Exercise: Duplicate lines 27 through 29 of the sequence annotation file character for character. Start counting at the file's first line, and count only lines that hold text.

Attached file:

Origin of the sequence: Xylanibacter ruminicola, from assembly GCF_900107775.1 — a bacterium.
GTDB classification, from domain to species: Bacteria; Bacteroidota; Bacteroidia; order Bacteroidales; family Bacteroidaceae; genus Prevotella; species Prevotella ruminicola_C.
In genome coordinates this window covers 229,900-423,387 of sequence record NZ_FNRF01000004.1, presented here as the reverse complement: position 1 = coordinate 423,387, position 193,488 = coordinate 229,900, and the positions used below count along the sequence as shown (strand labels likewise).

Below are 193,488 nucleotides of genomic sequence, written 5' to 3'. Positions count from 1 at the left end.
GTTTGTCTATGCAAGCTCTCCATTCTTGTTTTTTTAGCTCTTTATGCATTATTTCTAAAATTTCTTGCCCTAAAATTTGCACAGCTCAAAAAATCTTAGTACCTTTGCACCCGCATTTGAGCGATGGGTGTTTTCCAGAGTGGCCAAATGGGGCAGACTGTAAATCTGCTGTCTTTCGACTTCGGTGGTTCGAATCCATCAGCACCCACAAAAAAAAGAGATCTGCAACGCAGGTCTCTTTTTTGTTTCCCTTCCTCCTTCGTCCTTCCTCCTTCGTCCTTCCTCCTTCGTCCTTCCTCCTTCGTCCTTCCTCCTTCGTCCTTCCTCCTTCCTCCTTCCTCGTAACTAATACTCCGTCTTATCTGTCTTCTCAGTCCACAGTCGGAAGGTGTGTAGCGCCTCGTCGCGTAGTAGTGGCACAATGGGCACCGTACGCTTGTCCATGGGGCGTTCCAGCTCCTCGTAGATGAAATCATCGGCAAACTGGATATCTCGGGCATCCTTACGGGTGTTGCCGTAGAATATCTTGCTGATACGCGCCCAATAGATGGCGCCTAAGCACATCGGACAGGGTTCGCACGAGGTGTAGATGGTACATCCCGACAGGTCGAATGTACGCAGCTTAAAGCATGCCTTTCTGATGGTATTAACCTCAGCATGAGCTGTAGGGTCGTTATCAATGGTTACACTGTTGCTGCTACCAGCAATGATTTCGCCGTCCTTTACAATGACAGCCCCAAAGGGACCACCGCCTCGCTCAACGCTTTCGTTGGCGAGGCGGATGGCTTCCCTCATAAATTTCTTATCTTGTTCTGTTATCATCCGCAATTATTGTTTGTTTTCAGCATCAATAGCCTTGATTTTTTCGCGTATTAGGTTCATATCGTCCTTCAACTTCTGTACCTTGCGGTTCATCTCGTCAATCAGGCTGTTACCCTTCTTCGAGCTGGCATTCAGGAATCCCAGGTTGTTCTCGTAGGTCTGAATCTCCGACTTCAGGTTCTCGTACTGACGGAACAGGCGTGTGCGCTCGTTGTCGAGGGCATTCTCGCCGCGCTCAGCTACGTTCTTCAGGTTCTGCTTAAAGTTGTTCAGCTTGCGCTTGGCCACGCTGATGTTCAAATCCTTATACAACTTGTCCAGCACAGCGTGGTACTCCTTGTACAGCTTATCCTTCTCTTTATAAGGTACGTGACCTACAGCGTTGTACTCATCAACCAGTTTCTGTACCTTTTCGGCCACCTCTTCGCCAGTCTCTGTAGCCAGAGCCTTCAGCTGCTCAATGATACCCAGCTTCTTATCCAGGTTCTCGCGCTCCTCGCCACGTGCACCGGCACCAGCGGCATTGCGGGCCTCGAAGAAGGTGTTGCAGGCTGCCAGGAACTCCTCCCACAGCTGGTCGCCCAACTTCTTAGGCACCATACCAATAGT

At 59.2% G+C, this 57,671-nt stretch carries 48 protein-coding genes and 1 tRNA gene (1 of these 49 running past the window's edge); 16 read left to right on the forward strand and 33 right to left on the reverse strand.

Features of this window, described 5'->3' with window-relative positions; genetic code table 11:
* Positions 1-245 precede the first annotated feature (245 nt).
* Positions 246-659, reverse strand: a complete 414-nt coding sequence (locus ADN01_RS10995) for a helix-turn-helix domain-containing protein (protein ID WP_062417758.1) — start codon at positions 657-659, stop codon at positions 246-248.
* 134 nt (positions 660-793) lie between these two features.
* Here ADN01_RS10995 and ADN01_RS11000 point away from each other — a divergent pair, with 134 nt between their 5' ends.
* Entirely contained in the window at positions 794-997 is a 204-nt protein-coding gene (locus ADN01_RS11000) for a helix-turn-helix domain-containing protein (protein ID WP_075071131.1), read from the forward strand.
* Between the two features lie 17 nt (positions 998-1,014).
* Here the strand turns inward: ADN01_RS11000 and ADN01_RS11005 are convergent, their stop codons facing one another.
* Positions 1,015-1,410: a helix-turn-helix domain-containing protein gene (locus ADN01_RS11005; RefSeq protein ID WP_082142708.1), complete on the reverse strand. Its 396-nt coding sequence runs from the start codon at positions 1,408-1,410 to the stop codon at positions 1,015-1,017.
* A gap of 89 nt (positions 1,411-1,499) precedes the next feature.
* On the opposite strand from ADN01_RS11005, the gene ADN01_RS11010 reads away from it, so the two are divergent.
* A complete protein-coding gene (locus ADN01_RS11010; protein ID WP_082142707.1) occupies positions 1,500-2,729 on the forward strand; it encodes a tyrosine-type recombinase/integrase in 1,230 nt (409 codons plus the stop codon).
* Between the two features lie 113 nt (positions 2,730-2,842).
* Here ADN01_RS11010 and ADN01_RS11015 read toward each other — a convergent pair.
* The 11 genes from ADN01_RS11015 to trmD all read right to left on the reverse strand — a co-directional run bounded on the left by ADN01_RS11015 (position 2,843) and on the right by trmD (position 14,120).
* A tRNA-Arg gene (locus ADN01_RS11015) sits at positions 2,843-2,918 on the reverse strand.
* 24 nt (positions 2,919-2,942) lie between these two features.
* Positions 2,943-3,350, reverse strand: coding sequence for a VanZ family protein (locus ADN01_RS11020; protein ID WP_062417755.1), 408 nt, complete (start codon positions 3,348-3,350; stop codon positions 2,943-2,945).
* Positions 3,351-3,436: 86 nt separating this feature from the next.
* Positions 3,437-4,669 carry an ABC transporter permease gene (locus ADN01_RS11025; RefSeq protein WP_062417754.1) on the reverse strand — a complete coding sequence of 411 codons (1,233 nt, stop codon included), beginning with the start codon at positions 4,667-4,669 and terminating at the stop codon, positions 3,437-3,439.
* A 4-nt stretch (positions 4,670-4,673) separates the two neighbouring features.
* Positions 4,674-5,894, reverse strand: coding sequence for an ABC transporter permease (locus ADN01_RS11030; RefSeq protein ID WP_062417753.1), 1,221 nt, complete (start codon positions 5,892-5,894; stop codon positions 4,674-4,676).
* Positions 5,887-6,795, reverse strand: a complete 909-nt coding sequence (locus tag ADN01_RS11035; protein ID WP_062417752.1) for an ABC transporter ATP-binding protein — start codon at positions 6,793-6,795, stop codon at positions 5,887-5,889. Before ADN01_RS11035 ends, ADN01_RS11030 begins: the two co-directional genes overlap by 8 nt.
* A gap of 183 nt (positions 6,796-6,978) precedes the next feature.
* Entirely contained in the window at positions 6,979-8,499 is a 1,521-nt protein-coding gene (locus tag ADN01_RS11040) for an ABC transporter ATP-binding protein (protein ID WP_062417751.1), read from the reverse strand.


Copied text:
* A 4-nt stretch (positions 4,670-4,673) separates the two neighbouring features.
* Positions 4,674-5,894, reverse strand: coding sequence for an ABC transporter permease (locus ADN01_RS11030; RefSeq protein ID WP_062417753.1), 1,221 nt, complete (start codon positions 5,892-5,894; stop codon positions 4,674-4,676).
* Positions 5,887-6,795, reverse strand: a complete 909-nt coding sequence (locus tag ADN01_RS11035; protein ID WP_062417752.1) for an ABC transporter ATP-binding protein — start codon at positions 6,793-6,795, stop codon at positions 5,887-5,889. Before ADN01_RS11035 ends, ADN01_RS11030 begins: the two co-directional genes overlap by 8 nt.